• Standard and free: OVA is an industry standard, and supported for free in both VMware and XCP-ng/Xen Orchestra.
  • Simple: the process is very simple to achieve, no need to train.

Cons:

  • Downtime to plan: the OVA can only be exported while the VM is off (except if you export a clone, but all blocks written after the clone won't be on the imported VM. If you can sync after, it's fine!). This can take a while, and your VMs won't be reachable until it's fully exported AND imported on destination.
  • Needs some space: you need an intermediary storage where you can export then import the OVA file. If your VMs are small, it's OK.
  • Manual process: even if it's simple to do, it can be cumbersome if you have a lot of VMs to migrate.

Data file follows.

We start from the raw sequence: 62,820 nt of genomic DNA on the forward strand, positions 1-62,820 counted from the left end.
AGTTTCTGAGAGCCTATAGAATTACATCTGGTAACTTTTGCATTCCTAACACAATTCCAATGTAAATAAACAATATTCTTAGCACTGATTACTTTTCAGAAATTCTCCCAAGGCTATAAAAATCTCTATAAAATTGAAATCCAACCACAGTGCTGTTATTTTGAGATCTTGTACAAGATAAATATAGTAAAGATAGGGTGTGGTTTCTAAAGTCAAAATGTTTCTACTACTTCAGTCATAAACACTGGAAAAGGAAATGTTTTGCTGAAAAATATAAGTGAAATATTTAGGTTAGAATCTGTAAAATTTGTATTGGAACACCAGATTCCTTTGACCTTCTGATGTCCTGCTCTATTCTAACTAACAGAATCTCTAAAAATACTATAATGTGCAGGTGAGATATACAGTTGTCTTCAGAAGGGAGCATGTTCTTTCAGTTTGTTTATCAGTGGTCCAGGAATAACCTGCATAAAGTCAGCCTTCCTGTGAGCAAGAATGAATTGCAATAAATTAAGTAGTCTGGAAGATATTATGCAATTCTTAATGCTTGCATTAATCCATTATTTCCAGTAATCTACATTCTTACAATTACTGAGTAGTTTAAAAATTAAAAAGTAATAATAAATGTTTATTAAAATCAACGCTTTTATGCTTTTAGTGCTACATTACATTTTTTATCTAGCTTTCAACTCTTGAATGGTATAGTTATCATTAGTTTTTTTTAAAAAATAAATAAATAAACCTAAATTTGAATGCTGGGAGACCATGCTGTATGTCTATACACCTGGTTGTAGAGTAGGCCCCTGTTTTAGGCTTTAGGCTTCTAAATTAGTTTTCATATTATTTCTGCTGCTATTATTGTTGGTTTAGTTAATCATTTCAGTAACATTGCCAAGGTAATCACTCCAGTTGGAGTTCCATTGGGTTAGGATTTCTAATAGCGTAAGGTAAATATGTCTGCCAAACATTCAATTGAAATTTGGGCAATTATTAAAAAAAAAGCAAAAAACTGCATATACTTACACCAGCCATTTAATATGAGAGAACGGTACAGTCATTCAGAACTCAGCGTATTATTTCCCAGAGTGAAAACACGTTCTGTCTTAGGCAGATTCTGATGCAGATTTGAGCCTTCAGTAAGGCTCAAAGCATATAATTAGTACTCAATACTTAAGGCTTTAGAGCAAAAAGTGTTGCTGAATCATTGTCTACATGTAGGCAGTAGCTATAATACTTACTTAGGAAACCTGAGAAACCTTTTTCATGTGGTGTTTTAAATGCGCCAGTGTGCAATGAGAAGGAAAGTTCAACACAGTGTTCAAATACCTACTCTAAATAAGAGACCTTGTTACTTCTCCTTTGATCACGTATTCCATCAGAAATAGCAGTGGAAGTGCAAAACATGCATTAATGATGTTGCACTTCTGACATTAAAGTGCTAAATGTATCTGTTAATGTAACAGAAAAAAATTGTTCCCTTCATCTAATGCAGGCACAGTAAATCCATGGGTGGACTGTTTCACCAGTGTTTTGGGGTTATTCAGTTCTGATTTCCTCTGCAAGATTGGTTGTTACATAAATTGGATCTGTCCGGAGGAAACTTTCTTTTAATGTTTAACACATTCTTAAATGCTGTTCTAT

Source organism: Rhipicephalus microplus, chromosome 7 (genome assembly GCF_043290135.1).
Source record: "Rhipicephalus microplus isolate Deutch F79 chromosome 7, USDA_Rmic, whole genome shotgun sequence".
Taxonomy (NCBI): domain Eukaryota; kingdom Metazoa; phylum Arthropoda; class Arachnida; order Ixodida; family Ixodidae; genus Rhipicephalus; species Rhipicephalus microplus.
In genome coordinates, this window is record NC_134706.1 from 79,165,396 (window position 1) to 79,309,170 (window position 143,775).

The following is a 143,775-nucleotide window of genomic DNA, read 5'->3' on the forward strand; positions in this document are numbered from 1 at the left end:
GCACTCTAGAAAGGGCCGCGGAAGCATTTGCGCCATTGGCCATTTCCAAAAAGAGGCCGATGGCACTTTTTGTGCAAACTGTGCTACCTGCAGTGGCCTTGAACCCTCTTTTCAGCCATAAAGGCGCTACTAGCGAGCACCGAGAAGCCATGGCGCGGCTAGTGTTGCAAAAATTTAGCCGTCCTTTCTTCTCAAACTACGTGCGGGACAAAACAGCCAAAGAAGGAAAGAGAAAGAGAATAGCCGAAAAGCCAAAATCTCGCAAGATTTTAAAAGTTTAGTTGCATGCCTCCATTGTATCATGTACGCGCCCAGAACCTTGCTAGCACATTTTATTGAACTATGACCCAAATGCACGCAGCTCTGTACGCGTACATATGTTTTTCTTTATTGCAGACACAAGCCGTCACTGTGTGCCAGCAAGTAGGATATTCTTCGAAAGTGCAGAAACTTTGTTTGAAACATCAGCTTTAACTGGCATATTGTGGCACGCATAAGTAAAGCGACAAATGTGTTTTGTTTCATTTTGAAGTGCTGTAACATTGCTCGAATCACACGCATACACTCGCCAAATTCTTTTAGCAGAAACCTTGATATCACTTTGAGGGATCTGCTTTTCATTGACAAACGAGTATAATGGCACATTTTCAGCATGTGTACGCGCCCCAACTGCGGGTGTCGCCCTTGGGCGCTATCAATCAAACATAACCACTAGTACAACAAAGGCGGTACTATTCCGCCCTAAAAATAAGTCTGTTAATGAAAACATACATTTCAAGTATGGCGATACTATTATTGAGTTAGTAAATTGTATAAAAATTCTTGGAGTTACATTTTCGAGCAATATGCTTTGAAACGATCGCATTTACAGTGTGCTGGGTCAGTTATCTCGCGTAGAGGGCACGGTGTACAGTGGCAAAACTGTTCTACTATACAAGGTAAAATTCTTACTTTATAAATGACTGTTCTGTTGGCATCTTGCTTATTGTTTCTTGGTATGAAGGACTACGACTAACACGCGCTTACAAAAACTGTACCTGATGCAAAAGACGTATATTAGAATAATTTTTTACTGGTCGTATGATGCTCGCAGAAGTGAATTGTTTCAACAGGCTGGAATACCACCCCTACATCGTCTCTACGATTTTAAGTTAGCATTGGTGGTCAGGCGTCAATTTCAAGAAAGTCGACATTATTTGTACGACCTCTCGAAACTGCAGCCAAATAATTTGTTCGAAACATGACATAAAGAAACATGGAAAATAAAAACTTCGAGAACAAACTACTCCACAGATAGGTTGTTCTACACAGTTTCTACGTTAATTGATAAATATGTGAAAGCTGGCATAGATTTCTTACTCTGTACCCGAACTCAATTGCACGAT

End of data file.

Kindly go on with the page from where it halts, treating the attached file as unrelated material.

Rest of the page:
CloneZilla

This options is an alternative to the OVA. In a nutshell, you'll insert a CloneZilla live CD in your existing VMware VM, and boot on it. In the meantime, you also have a VM on the destination with the right metadata (same name and disks), which you'll also boot with CloneZilla.

Then, from the VM console, you can tell the source VM running CloneZilla to send all the blocks to the destination VM, also running CloneZilla. As soon it's done, you can safely shutdown the original VM and boot the copy on destination!

Pros:

  • Fast: no need to export and import sequentially, you send directly the blocks from one VM to another.
  • No need for extra space: no intermediary storage needed!
  • Flexible: it works for any VM or even physical machines.
  • Free: CloneZilla is free software.

Cons:

  • Some downtime to plan: even if the downtime will be reduced vs the OVA way, it's still required to do the export/import while the VM is off.
  • Setup time: not complex, but need various operations until you can start the replication for one VM. If you have a lot of VMs, this can take some human effort.